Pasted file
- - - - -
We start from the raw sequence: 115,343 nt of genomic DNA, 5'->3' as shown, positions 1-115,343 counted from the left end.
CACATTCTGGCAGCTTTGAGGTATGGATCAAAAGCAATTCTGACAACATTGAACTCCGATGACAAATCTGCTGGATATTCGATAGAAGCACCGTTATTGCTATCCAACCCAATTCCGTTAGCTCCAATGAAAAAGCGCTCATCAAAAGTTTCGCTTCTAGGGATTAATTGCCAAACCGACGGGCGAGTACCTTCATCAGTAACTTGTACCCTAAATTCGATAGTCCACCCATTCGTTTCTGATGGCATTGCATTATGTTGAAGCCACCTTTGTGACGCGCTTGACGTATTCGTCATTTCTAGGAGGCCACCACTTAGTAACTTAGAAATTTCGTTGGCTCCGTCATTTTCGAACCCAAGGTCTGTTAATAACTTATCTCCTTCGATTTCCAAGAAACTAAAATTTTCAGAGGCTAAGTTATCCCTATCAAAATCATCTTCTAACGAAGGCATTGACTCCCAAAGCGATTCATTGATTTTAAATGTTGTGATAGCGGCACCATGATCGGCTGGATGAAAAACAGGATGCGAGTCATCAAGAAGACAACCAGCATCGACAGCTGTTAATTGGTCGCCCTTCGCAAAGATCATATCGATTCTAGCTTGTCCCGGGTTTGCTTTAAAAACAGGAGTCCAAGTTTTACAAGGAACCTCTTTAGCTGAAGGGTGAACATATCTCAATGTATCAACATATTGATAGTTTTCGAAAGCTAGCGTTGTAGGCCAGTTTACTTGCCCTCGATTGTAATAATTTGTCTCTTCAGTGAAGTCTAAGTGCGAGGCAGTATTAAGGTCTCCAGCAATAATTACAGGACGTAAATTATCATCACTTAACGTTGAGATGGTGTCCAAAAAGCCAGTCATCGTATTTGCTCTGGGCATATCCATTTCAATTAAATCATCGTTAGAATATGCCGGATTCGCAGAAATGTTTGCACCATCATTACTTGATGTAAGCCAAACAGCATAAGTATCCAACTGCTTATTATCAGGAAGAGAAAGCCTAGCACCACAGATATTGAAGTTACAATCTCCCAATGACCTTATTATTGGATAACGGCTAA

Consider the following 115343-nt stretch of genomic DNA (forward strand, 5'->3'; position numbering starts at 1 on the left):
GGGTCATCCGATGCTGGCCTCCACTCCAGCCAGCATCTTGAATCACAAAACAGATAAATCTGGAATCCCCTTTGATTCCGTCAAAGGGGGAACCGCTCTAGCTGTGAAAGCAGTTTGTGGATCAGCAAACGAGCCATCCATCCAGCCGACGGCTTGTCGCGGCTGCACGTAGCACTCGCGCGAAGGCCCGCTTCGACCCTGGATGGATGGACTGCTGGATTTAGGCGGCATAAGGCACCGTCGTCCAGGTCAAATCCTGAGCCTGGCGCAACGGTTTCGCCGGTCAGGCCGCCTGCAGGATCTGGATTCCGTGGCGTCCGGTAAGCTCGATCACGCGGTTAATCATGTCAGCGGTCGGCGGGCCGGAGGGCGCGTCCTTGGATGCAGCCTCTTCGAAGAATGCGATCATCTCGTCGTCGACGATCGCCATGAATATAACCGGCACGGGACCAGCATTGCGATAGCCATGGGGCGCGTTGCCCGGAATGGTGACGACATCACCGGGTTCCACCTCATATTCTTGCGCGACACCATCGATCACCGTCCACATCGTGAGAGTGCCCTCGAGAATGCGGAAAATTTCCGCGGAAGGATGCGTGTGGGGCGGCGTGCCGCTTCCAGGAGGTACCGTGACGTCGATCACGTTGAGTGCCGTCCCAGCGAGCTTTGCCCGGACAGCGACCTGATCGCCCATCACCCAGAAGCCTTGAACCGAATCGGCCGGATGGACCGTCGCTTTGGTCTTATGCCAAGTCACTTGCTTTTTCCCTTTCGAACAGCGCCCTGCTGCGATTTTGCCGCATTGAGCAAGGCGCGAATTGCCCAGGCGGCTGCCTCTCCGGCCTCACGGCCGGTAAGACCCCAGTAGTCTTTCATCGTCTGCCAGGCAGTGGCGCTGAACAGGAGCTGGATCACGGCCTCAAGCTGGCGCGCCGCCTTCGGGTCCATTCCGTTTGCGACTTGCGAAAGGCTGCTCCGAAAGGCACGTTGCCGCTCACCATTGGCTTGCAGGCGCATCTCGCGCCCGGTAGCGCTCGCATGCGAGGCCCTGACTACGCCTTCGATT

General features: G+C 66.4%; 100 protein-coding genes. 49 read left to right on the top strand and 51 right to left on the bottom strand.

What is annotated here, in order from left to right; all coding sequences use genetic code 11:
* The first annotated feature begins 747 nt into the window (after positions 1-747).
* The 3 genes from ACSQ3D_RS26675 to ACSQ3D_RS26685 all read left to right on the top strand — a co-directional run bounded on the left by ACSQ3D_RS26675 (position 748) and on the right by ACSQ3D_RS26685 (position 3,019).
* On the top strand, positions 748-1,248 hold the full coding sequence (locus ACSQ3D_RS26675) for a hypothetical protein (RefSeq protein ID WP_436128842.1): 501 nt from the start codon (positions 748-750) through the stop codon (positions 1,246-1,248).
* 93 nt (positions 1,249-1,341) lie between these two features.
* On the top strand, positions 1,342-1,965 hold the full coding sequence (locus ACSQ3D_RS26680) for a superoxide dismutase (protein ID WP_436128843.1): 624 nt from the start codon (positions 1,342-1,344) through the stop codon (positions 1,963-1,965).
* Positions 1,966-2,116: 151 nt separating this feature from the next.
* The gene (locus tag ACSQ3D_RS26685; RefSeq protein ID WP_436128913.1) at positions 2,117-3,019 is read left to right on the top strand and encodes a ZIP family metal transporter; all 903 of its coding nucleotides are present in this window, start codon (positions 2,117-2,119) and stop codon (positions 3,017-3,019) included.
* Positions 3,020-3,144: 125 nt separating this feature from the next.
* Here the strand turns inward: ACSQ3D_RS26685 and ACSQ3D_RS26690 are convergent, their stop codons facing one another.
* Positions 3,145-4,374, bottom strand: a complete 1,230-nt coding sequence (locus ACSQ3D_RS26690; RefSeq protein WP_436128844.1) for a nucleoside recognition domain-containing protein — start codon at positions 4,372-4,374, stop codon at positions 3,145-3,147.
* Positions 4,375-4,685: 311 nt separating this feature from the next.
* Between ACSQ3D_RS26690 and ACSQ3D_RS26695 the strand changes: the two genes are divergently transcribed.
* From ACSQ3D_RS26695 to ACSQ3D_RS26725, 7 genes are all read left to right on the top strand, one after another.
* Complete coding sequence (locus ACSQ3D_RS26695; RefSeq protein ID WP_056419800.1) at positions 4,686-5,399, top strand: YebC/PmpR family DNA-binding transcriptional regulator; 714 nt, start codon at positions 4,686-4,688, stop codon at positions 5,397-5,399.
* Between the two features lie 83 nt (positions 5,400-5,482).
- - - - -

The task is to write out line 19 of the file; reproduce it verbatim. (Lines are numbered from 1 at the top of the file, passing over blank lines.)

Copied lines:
* From ACSQ3D_RS26695 to ACSQ3D_RS26725, 7 genes are all read left to right on the top strand, one after another.